Debra Goldman's lawyer defends her
An attorney for Wake County school board member Debra Goldman is speaking out after police, this week, reopened a burglary case involving more than $100,000 of cash and property reported stolen from Goldman's Cary home.Posted — Updated
"I think this is really old news. It's a domestic case," John Austin said Friday evening. "The only reason this is front page news is because she is running for statewide office."
Goldman, who is running for North Carolina state auditor, called Cary police on June 12, 2010, to report about $100,000 worth of jewelry, $20,000 in cash and $10,000 in coins missing from her home, according to a police report.
Her husband, Steven Goldman, told WRAL News that police contacted him this week about the jewelry, and he said that he refused to file an insurance claim because he was suspicious about the theft.
"I purchased about $100,000 of jewelry for her, and she still has about $100,000 worth of jewelry," Steve Goldman said. He stopped short of saying nothing had been stolen.
"Things that she believed were stolen, remain stolen," Austin said, adding that Steven Goldman did file a claim for what he called "a pretty sizeable amount."
"I've got documents that show that he did. He filed claims for the jewelry, and they were signed by him," Austin said. "My understanding is that nothing was paid."
Austin added that the Goldmans are in the middle of an acrimonious divorce and that Steven Goldman wants "to punish" Debra Goldman.
An anonymous source sent the police report and case notes to WRAL News and at least one other local news outlet last week. Although the police report is public record, case notes are not always included. Cary Police Chief Pat Bazemore has confirmed the authenticity of the documents and said she has launched an investigation into how the notes were leaked.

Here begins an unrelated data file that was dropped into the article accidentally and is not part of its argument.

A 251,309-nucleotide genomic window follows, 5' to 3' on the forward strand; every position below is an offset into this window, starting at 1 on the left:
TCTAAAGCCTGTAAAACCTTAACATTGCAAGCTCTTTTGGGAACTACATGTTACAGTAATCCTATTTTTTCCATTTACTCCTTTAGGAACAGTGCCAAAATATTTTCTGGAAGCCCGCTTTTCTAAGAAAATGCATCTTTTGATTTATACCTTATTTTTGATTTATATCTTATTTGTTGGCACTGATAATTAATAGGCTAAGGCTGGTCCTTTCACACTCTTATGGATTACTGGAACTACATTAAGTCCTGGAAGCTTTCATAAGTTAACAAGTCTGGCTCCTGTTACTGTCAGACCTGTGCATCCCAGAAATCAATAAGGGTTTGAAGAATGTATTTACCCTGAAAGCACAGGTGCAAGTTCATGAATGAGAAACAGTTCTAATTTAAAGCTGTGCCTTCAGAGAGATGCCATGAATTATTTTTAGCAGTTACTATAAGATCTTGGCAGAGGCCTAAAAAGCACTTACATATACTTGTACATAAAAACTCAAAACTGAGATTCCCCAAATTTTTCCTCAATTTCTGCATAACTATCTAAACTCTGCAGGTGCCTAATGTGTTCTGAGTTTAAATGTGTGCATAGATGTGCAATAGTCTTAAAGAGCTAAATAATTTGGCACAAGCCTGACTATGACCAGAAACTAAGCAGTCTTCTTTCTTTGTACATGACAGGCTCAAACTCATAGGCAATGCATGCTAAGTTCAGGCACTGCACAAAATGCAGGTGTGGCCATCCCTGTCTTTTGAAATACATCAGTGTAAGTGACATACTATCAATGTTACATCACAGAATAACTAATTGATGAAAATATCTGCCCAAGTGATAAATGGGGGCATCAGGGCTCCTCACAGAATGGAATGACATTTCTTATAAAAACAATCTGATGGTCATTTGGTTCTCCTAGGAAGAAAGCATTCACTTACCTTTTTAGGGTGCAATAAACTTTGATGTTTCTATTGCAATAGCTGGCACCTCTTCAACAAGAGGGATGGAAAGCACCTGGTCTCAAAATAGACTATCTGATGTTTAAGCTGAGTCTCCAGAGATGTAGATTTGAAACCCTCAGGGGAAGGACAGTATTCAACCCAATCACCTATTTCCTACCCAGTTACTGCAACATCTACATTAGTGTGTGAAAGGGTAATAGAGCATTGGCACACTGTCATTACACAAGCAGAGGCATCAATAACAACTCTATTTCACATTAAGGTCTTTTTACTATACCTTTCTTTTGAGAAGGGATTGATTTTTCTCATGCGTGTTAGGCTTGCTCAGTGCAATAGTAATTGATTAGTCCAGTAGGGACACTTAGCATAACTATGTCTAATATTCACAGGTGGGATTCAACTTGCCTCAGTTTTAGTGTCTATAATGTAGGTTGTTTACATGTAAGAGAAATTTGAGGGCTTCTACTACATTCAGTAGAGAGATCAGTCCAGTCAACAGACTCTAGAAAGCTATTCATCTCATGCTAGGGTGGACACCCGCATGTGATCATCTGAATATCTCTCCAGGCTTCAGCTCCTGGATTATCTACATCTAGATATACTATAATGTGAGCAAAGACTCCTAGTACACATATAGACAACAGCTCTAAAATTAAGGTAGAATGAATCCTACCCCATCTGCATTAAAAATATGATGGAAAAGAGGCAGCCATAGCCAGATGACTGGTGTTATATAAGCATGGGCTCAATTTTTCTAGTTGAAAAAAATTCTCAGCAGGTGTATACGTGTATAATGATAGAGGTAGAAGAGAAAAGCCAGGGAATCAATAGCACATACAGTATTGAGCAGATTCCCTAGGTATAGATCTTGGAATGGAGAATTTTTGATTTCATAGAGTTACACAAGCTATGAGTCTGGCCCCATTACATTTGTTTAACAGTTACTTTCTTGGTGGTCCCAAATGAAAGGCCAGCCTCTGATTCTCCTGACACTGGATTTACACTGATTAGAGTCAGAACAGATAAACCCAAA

Austin said he has not yet seen the documents.
Debra Goldman initially told investigators that her political opponents might have been responsible for the thefts, according to investigators' notes. Days later, she accused fellow school board member Chris Malone.
Cary police questioned Malone but determined Goldman's claim was unfounded. In October 2010, investigators closed the case.
Deanna Boone, a spokeswoman for the Town of Cary, said Friday that investigators are looking again after receiving new information, but she would not specify what that information might be.
Austin said police have not yet contacted his client or him.
The 2010 police notes also detailed an alleged romantic relationship in 2009 and 2010 between Debra Goldman and Malone, raising questions about her past actions on the school board – specifically whether she voted in October 2010 against a version of the Republican-backed student assignment plan because of Malone.
Ron Margiotta, who was school board chairman from 2009 until last year, said Thursday that it was possible that a relationship and theft accusations swayed her vote.
"Now that I've learned that the date Malone was disqualified as a candidate for the burglary of her house, it certainly coincides with the time that she came in with the directive to stop us," he said.
Debra Goldman has denied any romantic relationship with Malone. In the 2010 police notes, she told investigators that Malone wanted a romantic relationship and would frequently send her text messages but that she rebuffed his advances.
"She denies any sort of contact whatsoever," Austin said. "But, apparently, they had become close. Perhaps, there was some flirting going on, but nothing more than that."
Austin also said that Margiotta had no evidence that Debra Goldman's relationship with Malone affected her work on the board.
"We have evidence that Ron knew there was no connection (between the alleged relationship and the vote)," Austin said. "There will be evidence that, in the presence of Ron, she told Chris Malone to stop contacting her, and Chris Malone admitted there wasn't anything between them."
As to why Malone told police there was a relationship similar to "high school kids dating," Austin couldn't say.
"I don't know why people tell the police things," he said.
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